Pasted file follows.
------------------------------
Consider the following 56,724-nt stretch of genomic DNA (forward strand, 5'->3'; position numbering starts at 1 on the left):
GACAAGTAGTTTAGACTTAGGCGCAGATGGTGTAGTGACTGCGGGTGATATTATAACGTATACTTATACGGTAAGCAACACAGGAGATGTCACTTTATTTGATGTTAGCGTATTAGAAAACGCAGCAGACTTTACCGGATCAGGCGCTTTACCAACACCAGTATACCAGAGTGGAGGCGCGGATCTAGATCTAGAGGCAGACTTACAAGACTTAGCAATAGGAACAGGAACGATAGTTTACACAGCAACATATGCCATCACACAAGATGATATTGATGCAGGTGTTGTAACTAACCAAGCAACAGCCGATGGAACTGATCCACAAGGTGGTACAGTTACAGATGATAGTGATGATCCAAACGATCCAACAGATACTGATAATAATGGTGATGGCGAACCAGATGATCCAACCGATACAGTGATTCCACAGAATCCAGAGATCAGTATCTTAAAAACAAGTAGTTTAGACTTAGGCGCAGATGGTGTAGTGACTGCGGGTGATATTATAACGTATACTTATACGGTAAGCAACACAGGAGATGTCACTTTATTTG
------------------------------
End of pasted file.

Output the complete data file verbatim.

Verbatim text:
Consider the following 56,724-nt stretch of genomic DNA (forward strand, 5'->3'; position numbering starts at 1 on the left):
GACAAGTAGTTTAGACTTAGGCGCAGATGGTGTAGTGACTGCGGGTGATATTATAACGTATACTTATACGGTAAGCAACACAGGAGATGTCACTTTATTTGATGTTAGCGTATTAGAAAACGCAGCAGACTTTACCGGATCAGGCGCTTTACCAACACCAGTATACCAGAGTGGAGGCGCGGATCTAGATCTAGAGGCAGACTTACAAGACTTAGCAATAGGAACAGGAACGATAGTTTACACAGCAACATATGCCATCACACAAGATGATATTGATGCAGGTGTTGTAACTAACCAAGCAACAGCCGATGGAACTGATCCACAAGGTGGTACAGTTACAGATGATAGTGATGATCCAAACGATCCAACAGATACTGATAATAATGGTGATGGCGAACCAGATGATCCAACCGATACAGTGATTCCACAGAATCCAGAGATCAGTATCTTAAAAACAAGTAGTTTAGACTTAGGCGCAGATGGTGTAGTGACTGCGGGTGATATTATAACGTATACTTATACGGTAAGCAACACAGGAGATGTCACTTTATTTG